Cocktail Hour

I’ll admit it; I have been known to resort to using a drink as shortcut when describing a character in fiction. It’s easy to say, “She ordered her usual dirty Martini” OR “He smiled as he took his first sip of his favorite single malt Scotch” —as both evoke an impression of the character in a minimum of words. In fiction, as in real life, the guy who drinks domestic beer directly from cans does not live the same kind of life as a wine connoisseur with a 100 bottle wine fridge.

The draw of the drink gambit is in the details. An obsessive character might insist on three olives—not one and not two. A dramatic character might float a coffee bean in his shot of Sambuca, while a romantic character would order an Aperol Spritz and reminisce about visiting Venice.

The drink choices of all characters—from teetotalers to chronic alcoholics—reveal habits, ideas, values, background and more. When everyone else is imbibing and one character only drinks ginger ale or orange juice, is he a recovering alcoholic, a Mormon, a Christian Scientist, fearful of losing control, on medication, or from a family of heavy drinkers? Refusing the convivial drink after work with the gang once is not indicative of anything, but when that character is known for not drinking, it’s an entrée into their life and backstory.

When I ran across an article in The New York Times about a book on cocktails in Hollywood movies, I immediately recalled specific drink/character connections in mystery fiction. Chief Inspector Morse drinks ale while Hercule Poirot orders a tisane (herbal infusion) at every opportunity. From Cosmos and Manhattans to Bloody Mary’s and Tequila shots—the drinks reveal aspects of characters not easily portrayed in dialog.

So tell me, what kind of character drinks an Irish Car Bomb?

Beer during a recent trip to The Netherlands.

Beer during a recent trip to The Netherlands.


    • Candy Korman

      Maybe Poirot’s tisane would be medicinal? But think of what crazy theories the other characters would develop about a character based on you?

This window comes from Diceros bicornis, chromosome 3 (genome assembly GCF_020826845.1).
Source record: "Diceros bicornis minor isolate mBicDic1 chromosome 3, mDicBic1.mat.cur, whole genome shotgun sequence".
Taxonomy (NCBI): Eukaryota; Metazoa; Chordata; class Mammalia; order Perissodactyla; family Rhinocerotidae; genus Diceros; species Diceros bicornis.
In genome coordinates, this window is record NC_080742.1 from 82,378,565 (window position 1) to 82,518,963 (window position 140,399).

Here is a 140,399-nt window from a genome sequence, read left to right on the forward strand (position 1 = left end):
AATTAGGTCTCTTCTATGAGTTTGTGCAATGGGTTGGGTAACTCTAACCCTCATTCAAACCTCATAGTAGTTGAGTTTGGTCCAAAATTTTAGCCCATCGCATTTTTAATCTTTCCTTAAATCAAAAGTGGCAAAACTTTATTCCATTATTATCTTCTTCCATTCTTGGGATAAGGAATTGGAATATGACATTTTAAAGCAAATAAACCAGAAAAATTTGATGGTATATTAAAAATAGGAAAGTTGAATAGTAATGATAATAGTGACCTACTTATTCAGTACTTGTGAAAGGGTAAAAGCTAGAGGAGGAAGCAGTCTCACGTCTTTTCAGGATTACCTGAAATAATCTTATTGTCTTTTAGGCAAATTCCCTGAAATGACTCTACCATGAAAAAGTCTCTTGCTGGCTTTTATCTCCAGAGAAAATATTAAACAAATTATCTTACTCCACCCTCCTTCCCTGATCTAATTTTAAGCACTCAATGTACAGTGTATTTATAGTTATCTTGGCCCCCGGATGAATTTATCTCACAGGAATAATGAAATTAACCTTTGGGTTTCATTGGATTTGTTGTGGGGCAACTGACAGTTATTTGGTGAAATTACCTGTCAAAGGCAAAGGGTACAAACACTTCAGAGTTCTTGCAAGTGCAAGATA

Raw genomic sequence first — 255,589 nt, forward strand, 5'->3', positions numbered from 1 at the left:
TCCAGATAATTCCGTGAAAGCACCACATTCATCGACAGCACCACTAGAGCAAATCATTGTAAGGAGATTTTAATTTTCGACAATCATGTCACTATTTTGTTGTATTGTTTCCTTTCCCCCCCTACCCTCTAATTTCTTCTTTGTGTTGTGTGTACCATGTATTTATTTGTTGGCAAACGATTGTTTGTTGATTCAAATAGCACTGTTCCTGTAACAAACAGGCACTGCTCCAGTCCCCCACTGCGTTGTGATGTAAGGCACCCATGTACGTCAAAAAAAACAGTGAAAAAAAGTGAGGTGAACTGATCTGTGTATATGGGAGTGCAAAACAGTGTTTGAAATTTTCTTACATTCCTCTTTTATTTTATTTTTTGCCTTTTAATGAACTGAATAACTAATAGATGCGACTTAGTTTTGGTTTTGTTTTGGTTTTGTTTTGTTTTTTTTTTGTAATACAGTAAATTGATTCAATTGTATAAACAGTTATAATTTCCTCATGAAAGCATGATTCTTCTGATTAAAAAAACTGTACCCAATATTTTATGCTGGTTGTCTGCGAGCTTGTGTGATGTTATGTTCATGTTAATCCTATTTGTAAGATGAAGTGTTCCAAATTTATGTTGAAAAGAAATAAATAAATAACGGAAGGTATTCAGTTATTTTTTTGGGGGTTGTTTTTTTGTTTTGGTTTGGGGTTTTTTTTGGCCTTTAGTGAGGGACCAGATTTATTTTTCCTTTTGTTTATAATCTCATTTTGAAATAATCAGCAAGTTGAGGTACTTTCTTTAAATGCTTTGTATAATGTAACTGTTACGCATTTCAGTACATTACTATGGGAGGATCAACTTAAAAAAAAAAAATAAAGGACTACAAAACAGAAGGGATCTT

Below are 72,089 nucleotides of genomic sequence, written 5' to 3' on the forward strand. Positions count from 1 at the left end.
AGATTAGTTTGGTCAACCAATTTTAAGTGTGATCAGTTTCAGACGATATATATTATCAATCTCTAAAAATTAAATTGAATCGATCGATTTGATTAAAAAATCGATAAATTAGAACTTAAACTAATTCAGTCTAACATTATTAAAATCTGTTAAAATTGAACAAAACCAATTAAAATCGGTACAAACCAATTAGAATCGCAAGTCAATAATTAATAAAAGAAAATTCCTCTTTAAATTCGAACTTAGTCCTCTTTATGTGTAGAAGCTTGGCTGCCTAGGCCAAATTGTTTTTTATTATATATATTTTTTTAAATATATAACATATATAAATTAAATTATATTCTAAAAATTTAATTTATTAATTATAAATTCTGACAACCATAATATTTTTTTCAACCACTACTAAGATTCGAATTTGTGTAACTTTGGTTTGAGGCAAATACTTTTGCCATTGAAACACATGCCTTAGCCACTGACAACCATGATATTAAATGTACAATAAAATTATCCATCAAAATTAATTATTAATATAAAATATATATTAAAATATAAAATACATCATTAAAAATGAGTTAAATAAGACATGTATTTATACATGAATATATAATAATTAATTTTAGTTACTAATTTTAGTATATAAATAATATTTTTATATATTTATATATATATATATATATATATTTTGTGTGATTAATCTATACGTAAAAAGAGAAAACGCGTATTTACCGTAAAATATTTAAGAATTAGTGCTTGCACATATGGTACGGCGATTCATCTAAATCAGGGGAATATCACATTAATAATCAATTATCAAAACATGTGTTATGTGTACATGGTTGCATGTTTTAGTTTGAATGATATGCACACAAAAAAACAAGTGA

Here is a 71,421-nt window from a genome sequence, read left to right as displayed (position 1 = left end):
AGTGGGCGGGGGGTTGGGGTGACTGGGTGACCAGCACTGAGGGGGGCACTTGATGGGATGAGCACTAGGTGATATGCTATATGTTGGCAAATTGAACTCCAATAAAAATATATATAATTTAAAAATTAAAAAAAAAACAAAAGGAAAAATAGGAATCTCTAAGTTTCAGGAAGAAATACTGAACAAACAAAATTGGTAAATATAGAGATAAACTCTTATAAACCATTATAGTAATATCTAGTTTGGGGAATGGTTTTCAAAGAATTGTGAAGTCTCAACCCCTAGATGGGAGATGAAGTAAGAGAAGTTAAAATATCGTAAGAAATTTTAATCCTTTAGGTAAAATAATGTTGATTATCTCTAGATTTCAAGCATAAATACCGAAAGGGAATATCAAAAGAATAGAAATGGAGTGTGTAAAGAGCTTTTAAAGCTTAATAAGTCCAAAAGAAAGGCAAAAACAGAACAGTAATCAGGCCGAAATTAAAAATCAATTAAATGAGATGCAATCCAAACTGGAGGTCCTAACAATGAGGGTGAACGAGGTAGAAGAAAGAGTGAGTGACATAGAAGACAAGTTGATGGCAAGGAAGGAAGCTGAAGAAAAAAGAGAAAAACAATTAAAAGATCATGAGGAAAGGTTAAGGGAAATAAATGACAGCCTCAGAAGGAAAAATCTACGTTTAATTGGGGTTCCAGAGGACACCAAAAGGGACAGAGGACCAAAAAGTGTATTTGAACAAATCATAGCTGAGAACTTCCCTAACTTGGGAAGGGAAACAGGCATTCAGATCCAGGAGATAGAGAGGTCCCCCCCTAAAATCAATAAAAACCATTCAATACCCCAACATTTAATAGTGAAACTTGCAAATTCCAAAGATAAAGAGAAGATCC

1. You’ve opened a can of worms today Candy. Budding authors will be scanning everyone in pubs and bars now to find the right drink for their character and the right way to have it. Normal maybe or with the quirky 3 olives you mention, and that’s just the beer.
    The non-drinkers will of course be open to much speculation. I wasn’t a heavy drinker by any means but I could be classed as social back in 1988. That was the year I stopped drinking and if I had to be in a pub it was a lime and lemonade in my hand, as it still is.

    Hmm an Irish car bomb. That could be an Irish Catholic drink of choice but I think I’d place it in the hands of a cynical, careworn Scotland Yard detective.
    xxx Massive Hugs xxx

    • Candy Korman

      I LIKE the cynical detective drinking the Irish Car Bomb! The only people I know who drink it here are Frat Boy types, but a careworn Scotland Yard-er … um so good and a little against the grain.

  2. Characters and cocktails are such a great combo. I used to joke with the other English teachers how the stories of the ninth grade English curriculum featured quite a variety of booze. Without a doubt, some innocent 14-year-old would as, “What’s gin?” Ahhh, gotta love teachable moments….

    • Candy Korman

      “Gin was mother’s milk to her!”
      I remember that line from ‘My Fair Lady’ and having to ask my mom what it really meant. Of course, Mom was a gin martini drinker in her younger days (until very recently) so she laughed.

      It’s certainly hard to read Fitzgerald or Hemingway without alcoholic references. Now that we’re on the subject of educators, how would the teacher in your short story collection handle the boozing characters in a classic, given the restrictions of the local community? Um… something to think about. I think I need another cup of coffee to handle that one.